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In business administration, levy refers to the internal distribution of costs (so-called secondary costs ) using secondary key figures or keys, such as the number of employees, usable area, etc., which are specified for each recipient. The counterpart to the allocation is the internal cost allocation .

A levy also refers to a cost equalization procedure among consumers (e.g. the EEG levy ) or among employers, for example in Germany the employer levies for continued wage payments in the event of illness ( levy U1 ) and maternity leave ( levy U2 ) as well as the winter employment levy financed by employers and employees. In Germany, statutory accident insurance is also financed through a subsequent levy, the contributions of which are set at the end of a calendar year. In addition, there is the insolvency levy , which had to be paid to the employers' liability insurance association until 2008 and from January 1, 2009 is to be paid monthly as a levy U3 together with the social security contributions to the responsible health insurance companies or collection agencies. Further examples are the elderly care contributions in the states of North Rhine-Westphalia, Rhineland-Palatinate, Lower Saxony and Thuringia. According to the judgment of the Federal Constitutional Court of July 17, 2003, the elderly care contributions were qualified as permissible special charges .

A distribution of costs between different levels of government is known as financial equalization .

Pay-as-you-go financing of training and further education in individual countries

In the German construction industry, pay-as-you-go training financing takes place between all companies in the industry. Any more general financing of vocational training through a levy such as the training place fee has long been a controversial political discussion, especially with regard to the fixed cost portion of the training fund . In the German dual vocational training system, training activities are largely carried out directly by employers. Special groups of people also receive public funding, for example short-term training and, if necessary, further professional training measures are financed by the Federal Employment Agency for those returning to work . In general, professional development in Germany is a voluntary effort by the employee or self-employed; An exception is in-company training financed by the employer.

In France, employers with a specified number of employees are obliged to pay a portion of the net wage bill as a contribution for training and further education ( taxe d´apprentissage ), whereby the contribution is lower for small businesses as well as for companies with their own training activities . The effect of the French taxe d'apprentissage is put into perspective by the comparatively low importance of in-company training in France. Another employer contribution is due for housing construction.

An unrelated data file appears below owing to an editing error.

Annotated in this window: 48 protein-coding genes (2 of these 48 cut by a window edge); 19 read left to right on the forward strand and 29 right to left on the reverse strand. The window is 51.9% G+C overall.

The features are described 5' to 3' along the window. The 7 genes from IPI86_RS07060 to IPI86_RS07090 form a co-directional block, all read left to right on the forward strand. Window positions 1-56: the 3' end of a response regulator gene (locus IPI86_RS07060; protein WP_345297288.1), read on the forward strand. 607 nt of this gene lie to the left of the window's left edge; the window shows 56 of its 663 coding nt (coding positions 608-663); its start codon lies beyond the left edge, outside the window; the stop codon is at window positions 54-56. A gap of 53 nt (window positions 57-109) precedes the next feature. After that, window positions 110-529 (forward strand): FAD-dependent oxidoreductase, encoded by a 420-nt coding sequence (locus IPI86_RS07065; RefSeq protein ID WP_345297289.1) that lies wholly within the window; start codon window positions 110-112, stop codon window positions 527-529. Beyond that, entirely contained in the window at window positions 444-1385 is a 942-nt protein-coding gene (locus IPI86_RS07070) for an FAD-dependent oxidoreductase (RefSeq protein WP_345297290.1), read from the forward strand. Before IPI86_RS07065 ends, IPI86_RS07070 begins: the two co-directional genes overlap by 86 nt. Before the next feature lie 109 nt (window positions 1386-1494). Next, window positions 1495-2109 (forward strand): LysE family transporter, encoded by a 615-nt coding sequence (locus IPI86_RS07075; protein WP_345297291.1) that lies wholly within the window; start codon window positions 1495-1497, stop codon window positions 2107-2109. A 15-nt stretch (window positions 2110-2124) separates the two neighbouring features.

In Denmark, pay-as-you-go funding has been in place for vocational training since 1977 ( Arbejdsgivernes Elevrefusion AER).

Subsequent secondary costs

In the case of company allocations, it is also possible to determine the allocation key dynamically based on the costs already posted on the recipient objects. In this case, the costs posted under certain cost types serve as the reference base for calculating the apportionment key.
Example: Allocation of administrative costs to the production areas based on the production costs incurred.

Individual evidence

  1. From 01/01/2009: monthly insolvency payments with social security contributions instead of the previous annual payment to BG. (No longer available online.) Www.personalundwissen.de, January 8, 2009, formerly in the original ; Retrieved February 22, 2009 .  ( Page no longer available , search in web archivesInfo: The link was automatically marked as defective. Please check the link according to the instructions and then remove this notice.@1@ 2Template: Toter Link / www.personalundwissen.de  
  2. ^ Richard Staudacher: Constitutional admissibility of special charges. Springer, 2004, ISBN 3-540-21263-9 .
  3. a b Interview on the financing of vocational training in the Federal Republic of Germany. (PDF; 56 kB) In: Berufsbildung 13, Europäische Zeitschrift. Cedefop , accessed on 22 February 2009 .
  4. Werner Eichhorst: European social policy between national autonomy and market freedom: The posting of workers in the EU. Campus Verlag, 2000, ISBN 3-593-36629-0 . See footnote 32, p. 102.
  5. Werner Eichhorst, Stefan Profit, Eric Thode: Benchmarking Germany: Labor Market and Employment: Report of the Benchmarking Working Group and the Bertelsmann Foundation. Benchmarking working group, Bertelsmann Stiftung, Springer, 2001, ISBN 3-540-41758-3 . See Table 4, p. 327.
  6. Dietmar Waterkamp: Organizational procedures as a means of design in the education system: An approach to structuring from the perspective of comparative educational science. Waxmann Verlag, 2000, ISBN 3-89325-937-6 . See pp. 156–157.

See also

Web links

Wiktionary: levy  - explanations of meanings, word origins, synonyms, translations